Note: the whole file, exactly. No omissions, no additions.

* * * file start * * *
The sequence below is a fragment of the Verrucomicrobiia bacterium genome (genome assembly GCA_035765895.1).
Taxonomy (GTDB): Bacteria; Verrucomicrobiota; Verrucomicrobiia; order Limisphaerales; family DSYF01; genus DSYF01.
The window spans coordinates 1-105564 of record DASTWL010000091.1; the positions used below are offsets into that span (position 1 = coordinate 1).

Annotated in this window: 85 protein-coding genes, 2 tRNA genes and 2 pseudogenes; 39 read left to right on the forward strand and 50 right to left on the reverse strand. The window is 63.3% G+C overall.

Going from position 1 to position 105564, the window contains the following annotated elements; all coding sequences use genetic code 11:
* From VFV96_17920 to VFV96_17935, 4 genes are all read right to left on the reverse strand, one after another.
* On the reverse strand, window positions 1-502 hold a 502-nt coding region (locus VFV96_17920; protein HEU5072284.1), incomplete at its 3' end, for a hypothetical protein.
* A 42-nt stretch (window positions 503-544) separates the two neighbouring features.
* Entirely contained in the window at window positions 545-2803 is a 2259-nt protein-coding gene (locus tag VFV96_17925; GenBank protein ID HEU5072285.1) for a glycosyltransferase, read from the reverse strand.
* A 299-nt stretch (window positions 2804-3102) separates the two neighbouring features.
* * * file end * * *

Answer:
The sequence below is a fragment of the Verrucomicrobiia bacterium genome (genome assembly GCA_035765895.1).
Taxonomy (GTDB): Bacteria; Verrucomicrobiota; Verrucomicrobiia; order Limisphaerales; family DSYF01; genus DSYF01.
The window spans coordinates 1-105564 of record DASTWL010000091.1; the positions used below are offsets into that span (position 1 = coordinate 1).

Annotated in this window: 85 protein-coding genes, 2 tRNA genes and 2 pseudogenes; 39 read left to right on the forward strand and 50 right to left on the reverse strand. The window is 63.3% G+C overall.

Going from position 1 to position 105564, the window contains the following annotated elements; all coding sequences use genetic code 11:
* From VFV96_17920 to VFV96_17935, 4 genes are all read right to left on the reverse strand, one after another.
* On the reverse strand, window positions 1-502 hold a 502-nt coding region (locus VFV96_17920; protein HEU5072284.1), incomplete at its 3' end, for a hypothetical protein.
* A 42-nt stretch (window positions 503-544) separates the two neighbouring features.
* Entirely contained in the window at window positions 545-2803 is a 2259-nt protein-coding gene (locus tag VFV96_17925; GenBank protein ID HEU5072285.1) for a glycosyltransferase, read from the reverse strand.
* A 299-nt stretch (window positions 2804-3102) separates the two neighbouring features.